Raven Stole Seagull’s Story
After Edward S. Curtis’s Kwakwaka’wakw dancers with Hamasta masks, 1914. Photo.
Don’t be suprised when you realize you’ve fallen
in love with Raven. His humour is low-brow
but you smirked just the same. It’s not your fault he stole
Seagull’s sun with a wink and a nudge,
the bentwood box smashed in one corner
of the longhouse, both birds squatting as if engaged
in a showdown, a million miles apart.
Raven pushed more than one thorn
into Seagull’s foot to bring light into the world,
to unlatch the first day, cracked open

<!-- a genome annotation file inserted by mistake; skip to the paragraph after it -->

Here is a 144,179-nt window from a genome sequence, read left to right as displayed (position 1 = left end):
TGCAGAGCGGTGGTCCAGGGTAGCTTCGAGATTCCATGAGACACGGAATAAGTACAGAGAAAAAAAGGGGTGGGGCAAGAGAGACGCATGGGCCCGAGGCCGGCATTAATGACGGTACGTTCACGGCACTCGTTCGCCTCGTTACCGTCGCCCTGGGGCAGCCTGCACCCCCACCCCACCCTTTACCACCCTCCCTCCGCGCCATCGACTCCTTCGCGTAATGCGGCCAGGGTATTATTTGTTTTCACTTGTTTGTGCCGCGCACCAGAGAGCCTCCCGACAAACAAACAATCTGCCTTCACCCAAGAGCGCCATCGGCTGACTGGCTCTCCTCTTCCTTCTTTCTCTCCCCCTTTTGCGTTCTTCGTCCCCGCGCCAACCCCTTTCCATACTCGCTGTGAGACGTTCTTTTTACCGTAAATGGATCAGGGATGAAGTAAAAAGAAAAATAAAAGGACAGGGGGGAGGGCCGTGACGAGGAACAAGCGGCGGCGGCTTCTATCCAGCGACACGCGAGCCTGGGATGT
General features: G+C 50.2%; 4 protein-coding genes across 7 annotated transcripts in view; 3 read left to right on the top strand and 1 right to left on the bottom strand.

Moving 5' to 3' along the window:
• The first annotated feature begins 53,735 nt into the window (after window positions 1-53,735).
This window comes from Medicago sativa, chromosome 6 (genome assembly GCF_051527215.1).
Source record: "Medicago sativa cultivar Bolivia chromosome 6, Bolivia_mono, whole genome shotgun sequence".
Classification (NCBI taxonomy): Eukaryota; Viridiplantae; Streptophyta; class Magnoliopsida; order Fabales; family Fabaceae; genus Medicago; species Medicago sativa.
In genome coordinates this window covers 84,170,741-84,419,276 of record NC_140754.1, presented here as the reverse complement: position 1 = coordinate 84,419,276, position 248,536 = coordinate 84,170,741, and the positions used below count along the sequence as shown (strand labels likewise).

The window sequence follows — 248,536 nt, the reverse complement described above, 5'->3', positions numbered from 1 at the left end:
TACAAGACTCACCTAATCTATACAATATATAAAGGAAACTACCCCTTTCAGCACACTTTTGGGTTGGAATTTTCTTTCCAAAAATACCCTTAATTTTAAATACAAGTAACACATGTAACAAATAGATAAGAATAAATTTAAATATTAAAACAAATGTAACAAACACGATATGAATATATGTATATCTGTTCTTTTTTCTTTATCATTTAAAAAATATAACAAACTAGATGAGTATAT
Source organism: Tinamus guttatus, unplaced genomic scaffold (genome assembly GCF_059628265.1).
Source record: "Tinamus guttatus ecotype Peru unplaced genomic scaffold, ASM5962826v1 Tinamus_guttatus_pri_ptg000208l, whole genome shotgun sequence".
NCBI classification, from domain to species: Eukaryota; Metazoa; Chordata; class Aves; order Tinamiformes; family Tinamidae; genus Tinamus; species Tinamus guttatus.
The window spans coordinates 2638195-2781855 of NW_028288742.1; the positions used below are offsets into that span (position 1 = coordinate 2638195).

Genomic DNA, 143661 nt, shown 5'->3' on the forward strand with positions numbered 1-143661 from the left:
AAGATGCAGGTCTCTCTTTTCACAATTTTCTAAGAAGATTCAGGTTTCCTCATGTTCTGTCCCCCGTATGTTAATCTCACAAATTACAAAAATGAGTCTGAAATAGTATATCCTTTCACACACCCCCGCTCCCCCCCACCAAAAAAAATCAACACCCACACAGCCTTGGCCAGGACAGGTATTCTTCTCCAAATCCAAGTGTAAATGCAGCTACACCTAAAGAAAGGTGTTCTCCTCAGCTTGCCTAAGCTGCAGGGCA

like a mussel air-dropped to rocks below.
Raven’s audacity waltzes about your heart,
blows like plastic bags along the beach,
whispers its outrageous heresy: My spirit is free.
You can’t help but be enamoured.
So hold Raven’s story close until you’re ready
for daylight to fall like a nod, for night to take
the shape of a feather, but whatever you do,
don’t let Seagull see you gather it back into his cedar box,
his yellow eye transfixed on your affection for Raven,
on the lunch bag beside you on the driftwood bench.